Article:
When it comes to locating small creatures among the intricacies of a coral reef or a rubble garden, the more eyes, the better. This is where Pelagian’s dive guides can become an invaluable resource, as they are highly experienced at locating small and hidden things. “The dive guides on Pelagian are the best we have ever had at finding fish and other creatures,” says guest Richard Gamble. But don’t just rely on the guides, and learn from them. Take note of the places they focus their attention when searching for a particular animal, and may enhance your own critter sleuthing skills.

The tiny bobtail squid is a favorite subject of photographers and found on sites visited by Pelagian, such as Asphalt Pier. Photo by David Gray

The tiny bobtail squid is a favorite subject of photographers and found on sites visited by Pelagian, such as Asphalt Pier. Photo by David Gray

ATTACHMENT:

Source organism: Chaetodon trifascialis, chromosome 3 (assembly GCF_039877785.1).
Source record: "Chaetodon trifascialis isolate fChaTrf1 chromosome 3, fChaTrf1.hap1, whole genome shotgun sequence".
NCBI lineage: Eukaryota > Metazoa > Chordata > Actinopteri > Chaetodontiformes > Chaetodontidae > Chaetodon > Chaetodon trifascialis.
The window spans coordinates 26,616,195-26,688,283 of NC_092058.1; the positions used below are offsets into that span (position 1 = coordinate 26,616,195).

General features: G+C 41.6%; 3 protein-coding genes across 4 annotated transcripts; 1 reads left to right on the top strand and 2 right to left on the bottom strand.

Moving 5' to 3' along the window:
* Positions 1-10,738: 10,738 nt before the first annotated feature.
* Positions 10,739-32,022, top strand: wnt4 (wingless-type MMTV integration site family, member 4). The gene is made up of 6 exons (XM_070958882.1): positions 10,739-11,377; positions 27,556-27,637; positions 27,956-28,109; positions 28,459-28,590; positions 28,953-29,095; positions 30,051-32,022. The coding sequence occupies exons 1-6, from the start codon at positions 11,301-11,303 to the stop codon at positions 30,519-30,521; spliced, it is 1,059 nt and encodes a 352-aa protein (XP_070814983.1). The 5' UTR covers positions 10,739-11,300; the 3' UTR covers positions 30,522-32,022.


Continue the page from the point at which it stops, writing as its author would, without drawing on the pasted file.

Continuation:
Stick it

Muck diving is all about moving slowly and looking closely to discover hidden sea life. Pelagian visits a number of top-notch sites such as Asphalt Pier and Cheeky Beach, where divers can hover over seagrass and rubble terrain in search of unique finds. This type of close-quarter maneuvering can be challenging for even experienced divers, but it becomes easier when you borrow a little trick that underwater macro photographers have used for years. Rather than attempting to use fins and body language to hold position above a tiny and fragile subject, they will deploy what is known as a muck stick into an appropriate piece of bottom, and use it as an anchor point to control their distance from the sea floor. Pelagian’s dive guides might have an extra stick to lend, but just in case they don’t, they recommend you considering adding one to your dive kit.

12